We know D.C. Get our free newsletter to stay in the know.
It was at the very end of an A1 story in the Washington Post. It would have been just another quote, another sound bite that wouldn’t have made a difference. Mayor Adrian M. Fenty, after all, tosses out throwaway quotes all the damn time. You know how that goes: We’re just trying to do our best for the residents of the District of Columbia. Or this one: The residents of the District of Columbia deserve the best, and that’s what we’re trying to deliver.
In essence, that’s the very sort of quote the mayor was gearing up to provide a Post reporter who was working on a story about how his brash style was alienating some key constituencies, not to mention former allies. The reporter put the question to Fenty after a press conference, since, as usual, the mayor turned down a request for a sit-down interview. And this is what happened:
During the brief sidewalk interview this month, Fenty rejected the suggestion that moving too quickly can lead to missteps. As a reporter wrote down his remarks, the mayor slowed and dictated even the punctuation of his comment: “When I am in the community, and people are talking about the issues confronting the city, comma, I rarely hear people say, ‘You are moving too fast,’ comma, in fact, more often than not, people are encouraging me to move faster.”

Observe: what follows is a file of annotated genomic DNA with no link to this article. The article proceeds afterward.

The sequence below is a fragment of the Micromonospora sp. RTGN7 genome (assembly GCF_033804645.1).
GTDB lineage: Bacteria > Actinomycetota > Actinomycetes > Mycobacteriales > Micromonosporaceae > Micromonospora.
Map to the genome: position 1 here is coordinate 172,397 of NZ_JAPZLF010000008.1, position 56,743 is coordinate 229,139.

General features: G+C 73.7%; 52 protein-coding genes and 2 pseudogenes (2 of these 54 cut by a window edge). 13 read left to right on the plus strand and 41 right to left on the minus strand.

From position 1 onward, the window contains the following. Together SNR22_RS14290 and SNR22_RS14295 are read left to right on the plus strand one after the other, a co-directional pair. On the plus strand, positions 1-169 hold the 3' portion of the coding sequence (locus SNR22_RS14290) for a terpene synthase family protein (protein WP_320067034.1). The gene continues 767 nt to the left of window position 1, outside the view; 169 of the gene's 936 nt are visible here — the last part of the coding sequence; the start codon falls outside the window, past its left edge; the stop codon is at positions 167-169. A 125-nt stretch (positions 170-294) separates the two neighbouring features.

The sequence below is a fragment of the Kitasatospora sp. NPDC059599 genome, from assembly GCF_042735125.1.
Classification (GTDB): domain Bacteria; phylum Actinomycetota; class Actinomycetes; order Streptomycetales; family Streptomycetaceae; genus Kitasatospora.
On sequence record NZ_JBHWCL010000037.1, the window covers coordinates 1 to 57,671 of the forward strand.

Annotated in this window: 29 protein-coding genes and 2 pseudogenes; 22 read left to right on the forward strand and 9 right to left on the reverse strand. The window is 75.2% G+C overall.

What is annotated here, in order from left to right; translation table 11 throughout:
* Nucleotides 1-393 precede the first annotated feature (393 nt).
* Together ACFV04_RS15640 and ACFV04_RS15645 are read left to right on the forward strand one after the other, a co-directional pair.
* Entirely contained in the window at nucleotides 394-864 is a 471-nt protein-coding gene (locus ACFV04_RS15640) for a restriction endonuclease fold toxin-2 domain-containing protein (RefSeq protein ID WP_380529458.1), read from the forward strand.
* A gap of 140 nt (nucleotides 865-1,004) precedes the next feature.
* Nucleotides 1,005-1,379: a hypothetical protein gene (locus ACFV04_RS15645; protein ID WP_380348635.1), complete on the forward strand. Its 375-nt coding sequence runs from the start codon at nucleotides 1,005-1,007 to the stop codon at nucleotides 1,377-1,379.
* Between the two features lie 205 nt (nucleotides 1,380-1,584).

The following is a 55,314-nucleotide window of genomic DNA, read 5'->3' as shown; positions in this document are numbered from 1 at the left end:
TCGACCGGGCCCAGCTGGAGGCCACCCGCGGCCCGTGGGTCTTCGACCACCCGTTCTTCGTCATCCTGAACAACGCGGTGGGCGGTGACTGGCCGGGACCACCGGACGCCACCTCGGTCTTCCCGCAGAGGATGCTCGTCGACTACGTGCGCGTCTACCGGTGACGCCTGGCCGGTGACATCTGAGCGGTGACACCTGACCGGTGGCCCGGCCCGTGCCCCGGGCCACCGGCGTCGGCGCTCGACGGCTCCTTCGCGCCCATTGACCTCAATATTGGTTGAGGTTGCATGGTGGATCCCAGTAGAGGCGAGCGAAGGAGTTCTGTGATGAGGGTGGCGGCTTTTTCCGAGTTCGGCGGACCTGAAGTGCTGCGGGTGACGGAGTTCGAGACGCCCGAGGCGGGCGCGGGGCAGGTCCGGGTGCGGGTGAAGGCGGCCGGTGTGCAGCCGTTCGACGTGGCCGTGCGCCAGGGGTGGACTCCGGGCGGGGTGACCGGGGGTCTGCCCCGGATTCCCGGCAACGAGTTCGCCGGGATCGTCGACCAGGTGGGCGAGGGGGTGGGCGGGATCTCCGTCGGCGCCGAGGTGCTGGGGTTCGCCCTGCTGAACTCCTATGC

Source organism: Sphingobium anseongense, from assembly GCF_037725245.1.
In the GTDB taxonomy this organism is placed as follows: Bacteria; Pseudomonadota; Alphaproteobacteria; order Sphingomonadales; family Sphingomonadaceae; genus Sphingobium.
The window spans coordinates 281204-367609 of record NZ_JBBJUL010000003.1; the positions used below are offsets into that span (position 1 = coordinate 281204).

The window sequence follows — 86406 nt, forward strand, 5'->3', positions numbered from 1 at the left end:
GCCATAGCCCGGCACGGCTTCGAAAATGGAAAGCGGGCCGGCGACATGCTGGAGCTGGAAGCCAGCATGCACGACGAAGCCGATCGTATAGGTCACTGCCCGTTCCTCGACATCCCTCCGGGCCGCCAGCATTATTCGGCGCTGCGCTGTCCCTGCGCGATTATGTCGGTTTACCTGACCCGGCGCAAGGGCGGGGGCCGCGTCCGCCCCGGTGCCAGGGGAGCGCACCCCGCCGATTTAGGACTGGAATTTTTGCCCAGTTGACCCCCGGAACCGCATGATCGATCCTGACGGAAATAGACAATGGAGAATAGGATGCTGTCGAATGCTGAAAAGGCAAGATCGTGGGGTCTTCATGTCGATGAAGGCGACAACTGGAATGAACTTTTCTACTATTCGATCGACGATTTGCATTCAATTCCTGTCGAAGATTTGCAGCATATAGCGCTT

Inexplicable. This publication has taken a whack at explaining why Fenty acts like such a dick sometimes. We figure it has something to do with his maniacal insistence on beginning each day with an “athletic release,” to use Fenty’s own words. Rigorous exercise can certainly affect how people handle stress, but Fenty was so over the top with his workouts, we posited, that it had to account for his snapping at reporters and otherwise just carrying on like a moron.
Now comes the comma incident, and it’s a quote that has legs. It’s arrogance, disrespect, and didacticism all wrapped into one unappealing package. If the polls are right in that Fenty is one the ropes a bit, gee, he certainly isn’t getting the message.
Good on the Washington Post for prosecuting the hell out of the gate-crasher story throughout the holiday weekend. The Thanksgiving plans of many a staffer and editor were doubtless upended after word came that Michaele and Tareq Salahi had sneaked into the Tuesday night White House state dinner. In short order, the Post whipped up a couple of A1 news stories plus a Style backgrounder, among other stories. I watched no TV and felt I got all I needed on this phenomenal series of events.
And now for the Skins. I don’t care how hopeless your season was before the Philly game; I don’t care how many times the O has gone three and out over the course of the year; I don’t care how many no-names are stacked up on the offensive line: If you’ve got the Eagles by the throat late in the game and then let them slip away, that’s going to hurt, it’s going to stick with you as a fan.
Don’t miss this WaPo ombudsman column by Andy Alexander. It’s a great one.